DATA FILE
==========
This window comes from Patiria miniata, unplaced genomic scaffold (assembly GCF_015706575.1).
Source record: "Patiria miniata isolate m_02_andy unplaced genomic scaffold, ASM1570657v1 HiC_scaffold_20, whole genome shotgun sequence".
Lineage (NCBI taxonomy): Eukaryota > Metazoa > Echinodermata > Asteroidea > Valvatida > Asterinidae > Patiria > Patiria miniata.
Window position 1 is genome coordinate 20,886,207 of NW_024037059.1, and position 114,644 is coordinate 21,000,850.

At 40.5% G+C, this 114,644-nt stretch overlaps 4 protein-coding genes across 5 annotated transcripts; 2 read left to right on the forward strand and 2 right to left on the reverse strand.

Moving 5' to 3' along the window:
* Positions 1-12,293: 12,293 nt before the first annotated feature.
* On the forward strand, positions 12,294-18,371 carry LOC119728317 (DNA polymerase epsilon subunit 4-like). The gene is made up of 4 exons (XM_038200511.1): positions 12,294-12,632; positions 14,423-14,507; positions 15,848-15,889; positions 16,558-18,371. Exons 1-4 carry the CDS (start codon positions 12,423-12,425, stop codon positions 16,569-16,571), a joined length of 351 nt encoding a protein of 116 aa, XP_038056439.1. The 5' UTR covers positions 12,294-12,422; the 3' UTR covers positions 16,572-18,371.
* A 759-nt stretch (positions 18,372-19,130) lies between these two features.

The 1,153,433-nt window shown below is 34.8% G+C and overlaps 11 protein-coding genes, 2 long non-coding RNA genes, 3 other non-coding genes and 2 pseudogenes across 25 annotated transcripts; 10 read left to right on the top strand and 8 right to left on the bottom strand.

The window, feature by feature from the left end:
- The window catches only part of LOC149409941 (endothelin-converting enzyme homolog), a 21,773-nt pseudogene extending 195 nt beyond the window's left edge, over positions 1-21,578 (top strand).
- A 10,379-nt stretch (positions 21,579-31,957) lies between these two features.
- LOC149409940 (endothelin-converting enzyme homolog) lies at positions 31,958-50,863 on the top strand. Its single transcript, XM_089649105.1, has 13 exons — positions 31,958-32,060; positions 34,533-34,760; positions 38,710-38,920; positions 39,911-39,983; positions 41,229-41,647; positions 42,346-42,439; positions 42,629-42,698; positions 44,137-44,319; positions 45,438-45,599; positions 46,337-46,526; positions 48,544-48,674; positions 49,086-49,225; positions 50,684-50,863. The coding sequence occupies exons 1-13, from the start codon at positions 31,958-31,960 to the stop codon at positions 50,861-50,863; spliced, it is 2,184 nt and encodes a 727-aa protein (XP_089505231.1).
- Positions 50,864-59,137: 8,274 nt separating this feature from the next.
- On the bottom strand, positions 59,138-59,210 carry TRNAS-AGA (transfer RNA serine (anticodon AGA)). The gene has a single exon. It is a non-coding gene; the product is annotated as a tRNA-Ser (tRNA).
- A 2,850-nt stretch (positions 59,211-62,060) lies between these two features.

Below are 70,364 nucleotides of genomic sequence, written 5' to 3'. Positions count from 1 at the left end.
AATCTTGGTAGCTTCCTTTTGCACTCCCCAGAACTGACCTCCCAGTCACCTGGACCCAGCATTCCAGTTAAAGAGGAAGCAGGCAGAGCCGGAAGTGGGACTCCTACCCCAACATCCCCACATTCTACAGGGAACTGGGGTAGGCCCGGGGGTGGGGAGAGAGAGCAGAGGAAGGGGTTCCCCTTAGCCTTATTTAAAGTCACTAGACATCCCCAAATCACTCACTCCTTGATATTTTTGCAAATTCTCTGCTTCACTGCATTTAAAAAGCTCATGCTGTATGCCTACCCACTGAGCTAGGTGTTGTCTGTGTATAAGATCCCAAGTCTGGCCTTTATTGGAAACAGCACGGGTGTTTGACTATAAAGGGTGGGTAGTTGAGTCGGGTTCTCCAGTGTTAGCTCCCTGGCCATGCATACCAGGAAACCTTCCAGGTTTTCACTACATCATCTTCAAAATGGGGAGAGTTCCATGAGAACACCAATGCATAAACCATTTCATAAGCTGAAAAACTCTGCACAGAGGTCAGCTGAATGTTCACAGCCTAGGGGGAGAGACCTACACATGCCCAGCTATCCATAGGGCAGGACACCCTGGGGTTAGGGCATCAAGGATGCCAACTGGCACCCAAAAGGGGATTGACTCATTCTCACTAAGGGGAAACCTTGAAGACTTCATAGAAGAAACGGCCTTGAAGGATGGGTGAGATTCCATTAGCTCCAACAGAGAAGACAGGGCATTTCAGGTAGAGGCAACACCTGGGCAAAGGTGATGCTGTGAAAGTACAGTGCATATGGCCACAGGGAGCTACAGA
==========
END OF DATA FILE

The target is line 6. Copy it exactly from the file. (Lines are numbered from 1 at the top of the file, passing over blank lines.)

Moving 5' to 3' along the window: